Located 60 miles from São Paulo, Paradise Garden is one of Brazil’s many gated communities, or condomínio fechados. Separated from the outside world with heavily-enforced walls, checkpoints and equipped with their own infrastructure, they provide a sense of security to the upper middle class families that flock there, sold by developers as a package dream detached from the chaos and dangers of the city.
NYC-based photographer Giovana Schluter examines the notion of gated communities in her project Paradise Garden, looking at the greater societal values they represent. In one photo, a family is seen taking a stroll through the empty roads while oppressive storm clouds roll in overhead. In another, armed guards stare suspiciously at the camera, placed in the centre of the frame like toy models.
In the perfectly manicured gardens and driveways of these ‘self-contained universes’, Schluter captures the sense that there are more layers to these spaces than immediately meets the eye.
Giovana, tell us about your Paradise Garden series. What is it about? How did you first come to hear about these gated communities?
I actually grew up in a place that was quite similar to Paradise Garden, which is where my mom and stepfather have lived for about seven years. I became interested in photographing them after going to school in New York for a year and having some time to grasp exactly how strange the world that I came from was. I had always experienced the sense of malaise that comes from living in these kinds of upper middle class uneventful enclaves, but this feeling had always seemed quite difficult to articulate.
Brazilian gated communities are an embodiment of Margaret Thatcher’s corollary, ‘there’s no such thing as society’, only individuals and families. Many of us grasp the violence of that doctrine and the catastrophe it created, but it still is the dominant ideology everywhere. Like water for fish, ideology is invisible if you’re immersed in it, so this work is about looking at these places as if they were alien, and invites the viewer to see them as the opposite of obvious or intuitive.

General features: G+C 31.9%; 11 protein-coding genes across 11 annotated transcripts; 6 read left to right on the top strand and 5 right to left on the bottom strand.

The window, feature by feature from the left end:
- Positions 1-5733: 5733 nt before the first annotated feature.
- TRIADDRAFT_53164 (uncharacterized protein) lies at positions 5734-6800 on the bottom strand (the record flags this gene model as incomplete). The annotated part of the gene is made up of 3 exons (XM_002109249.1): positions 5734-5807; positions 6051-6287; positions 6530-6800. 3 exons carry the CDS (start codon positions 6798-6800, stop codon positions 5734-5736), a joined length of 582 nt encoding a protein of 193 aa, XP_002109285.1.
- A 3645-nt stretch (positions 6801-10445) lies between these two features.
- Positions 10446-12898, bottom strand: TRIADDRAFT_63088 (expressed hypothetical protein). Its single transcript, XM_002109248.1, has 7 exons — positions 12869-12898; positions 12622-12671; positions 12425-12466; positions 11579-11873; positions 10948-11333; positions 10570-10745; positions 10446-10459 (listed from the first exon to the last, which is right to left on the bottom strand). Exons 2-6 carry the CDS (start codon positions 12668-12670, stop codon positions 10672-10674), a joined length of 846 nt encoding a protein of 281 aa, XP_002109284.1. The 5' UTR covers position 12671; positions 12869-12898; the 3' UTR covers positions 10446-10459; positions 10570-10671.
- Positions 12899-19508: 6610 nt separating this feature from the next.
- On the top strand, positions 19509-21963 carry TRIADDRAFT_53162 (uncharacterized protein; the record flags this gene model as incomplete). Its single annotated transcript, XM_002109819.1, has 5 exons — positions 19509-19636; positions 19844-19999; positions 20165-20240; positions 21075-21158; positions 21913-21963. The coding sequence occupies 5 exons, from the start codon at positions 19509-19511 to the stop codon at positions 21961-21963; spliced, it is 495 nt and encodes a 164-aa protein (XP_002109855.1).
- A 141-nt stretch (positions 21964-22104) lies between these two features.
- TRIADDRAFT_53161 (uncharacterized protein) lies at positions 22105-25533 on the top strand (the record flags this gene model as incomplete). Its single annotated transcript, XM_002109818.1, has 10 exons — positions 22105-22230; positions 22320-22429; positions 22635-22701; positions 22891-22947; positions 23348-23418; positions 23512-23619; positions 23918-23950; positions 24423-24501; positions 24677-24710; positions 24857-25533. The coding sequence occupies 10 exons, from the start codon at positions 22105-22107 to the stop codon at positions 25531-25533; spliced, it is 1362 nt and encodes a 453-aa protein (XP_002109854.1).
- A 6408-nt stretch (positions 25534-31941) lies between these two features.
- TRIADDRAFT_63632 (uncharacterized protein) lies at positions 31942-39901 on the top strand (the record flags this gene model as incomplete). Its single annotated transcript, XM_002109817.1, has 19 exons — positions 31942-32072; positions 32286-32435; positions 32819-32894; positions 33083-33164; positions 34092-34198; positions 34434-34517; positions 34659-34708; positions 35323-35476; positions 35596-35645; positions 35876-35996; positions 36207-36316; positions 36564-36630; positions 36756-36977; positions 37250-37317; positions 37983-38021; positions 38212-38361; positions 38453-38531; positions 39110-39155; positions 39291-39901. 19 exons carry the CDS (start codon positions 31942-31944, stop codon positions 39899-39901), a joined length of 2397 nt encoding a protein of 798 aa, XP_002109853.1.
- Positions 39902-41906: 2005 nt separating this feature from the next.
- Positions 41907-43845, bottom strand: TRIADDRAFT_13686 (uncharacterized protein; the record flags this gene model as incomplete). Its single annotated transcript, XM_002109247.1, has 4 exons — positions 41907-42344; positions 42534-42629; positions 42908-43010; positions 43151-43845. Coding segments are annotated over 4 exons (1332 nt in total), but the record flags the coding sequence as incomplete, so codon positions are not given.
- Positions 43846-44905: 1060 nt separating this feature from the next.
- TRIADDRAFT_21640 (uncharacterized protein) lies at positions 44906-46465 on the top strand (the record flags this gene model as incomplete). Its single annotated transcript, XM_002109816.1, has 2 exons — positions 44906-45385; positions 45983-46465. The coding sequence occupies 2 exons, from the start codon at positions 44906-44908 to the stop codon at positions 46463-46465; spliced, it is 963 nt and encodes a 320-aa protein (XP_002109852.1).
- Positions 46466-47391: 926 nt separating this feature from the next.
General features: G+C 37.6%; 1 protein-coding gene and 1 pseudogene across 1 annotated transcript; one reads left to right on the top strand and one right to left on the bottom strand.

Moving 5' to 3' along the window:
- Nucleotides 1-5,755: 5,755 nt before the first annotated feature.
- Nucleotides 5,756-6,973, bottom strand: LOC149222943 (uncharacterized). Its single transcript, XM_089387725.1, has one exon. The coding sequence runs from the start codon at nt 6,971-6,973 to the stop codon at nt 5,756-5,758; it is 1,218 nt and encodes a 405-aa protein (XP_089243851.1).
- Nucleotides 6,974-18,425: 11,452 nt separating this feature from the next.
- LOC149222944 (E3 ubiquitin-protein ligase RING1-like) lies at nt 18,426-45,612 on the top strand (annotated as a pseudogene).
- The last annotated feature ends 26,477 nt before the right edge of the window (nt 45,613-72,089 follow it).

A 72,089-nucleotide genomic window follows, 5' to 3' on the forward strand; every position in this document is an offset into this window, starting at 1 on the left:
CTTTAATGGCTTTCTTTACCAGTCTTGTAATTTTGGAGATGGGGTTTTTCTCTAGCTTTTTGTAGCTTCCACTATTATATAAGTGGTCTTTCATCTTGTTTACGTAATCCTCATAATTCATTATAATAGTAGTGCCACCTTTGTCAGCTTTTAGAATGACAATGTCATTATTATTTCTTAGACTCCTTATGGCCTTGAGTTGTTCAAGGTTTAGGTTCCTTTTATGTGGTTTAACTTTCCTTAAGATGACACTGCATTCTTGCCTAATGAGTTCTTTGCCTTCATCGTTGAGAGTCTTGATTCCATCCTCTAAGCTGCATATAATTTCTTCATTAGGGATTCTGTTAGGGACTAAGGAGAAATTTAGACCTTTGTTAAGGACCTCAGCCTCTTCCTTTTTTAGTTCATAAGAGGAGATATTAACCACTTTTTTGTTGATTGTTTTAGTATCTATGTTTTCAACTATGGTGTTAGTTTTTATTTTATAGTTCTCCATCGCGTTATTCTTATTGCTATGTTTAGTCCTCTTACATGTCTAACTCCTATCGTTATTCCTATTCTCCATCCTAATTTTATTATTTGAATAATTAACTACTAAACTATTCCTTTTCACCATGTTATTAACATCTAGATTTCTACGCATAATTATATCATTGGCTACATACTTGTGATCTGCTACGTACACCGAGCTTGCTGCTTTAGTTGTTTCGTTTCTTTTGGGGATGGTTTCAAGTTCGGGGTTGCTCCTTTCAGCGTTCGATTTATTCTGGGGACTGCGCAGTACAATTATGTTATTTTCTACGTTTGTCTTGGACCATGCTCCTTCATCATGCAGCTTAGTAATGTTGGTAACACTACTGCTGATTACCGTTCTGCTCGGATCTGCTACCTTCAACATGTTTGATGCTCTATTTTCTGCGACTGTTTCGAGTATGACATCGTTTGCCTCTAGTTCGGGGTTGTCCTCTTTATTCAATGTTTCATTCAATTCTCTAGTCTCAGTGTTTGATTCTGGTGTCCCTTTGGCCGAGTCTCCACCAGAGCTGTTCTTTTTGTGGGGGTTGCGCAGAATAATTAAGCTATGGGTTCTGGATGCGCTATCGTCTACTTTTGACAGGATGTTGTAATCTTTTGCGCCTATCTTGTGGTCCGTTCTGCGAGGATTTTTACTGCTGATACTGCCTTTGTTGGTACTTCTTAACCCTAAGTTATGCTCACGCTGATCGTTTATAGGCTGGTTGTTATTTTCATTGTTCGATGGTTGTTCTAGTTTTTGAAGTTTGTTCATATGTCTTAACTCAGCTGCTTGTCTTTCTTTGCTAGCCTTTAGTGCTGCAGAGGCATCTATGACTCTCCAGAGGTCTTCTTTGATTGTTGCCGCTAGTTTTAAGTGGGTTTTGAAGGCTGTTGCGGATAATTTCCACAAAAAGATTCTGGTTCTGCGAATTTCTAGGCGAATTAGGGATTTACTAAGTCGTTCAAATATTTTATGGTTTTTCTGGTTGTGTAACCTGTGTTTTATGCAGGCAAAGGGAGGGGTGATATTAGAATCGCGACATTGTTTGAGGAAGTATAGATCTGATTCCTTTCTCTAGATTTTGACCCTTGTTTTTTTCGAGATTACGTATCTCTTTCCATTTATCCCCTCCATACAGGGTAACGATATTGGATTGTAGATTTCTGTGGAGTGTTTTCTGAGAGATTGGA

Why are they becoming such a phenomenon in Brazil?
Ha, I think the answer to this question is complicated enough to be a doctoral thesis, but to put it briefly: gated communities first appeared in Brazil in the 1970s. There’s some dispute about why their popularity exploded, but one thing one can say for certain is that they are modeled after American suburbs, and stemmed from the car-centric urban planning orthodoxy coming from the US. The formula is the usual: downtown gets bulldozed to give way to expressways and overpasses, street life migrates to shopping malls, remaining businesses and real estate fall into disrepair, middle classes move to the suburbs.
But Brazil – even more than the United States – is a place of unspeakable inequality and segregation, with which comes fear. So these new neighborhoods weren’t merely red-lined – they were walled. Of course, while walls avowedly protect you and your possessions, they are also a constant reminder of the invaders you fear, which in turn encourages you to add to the layers of security and so on.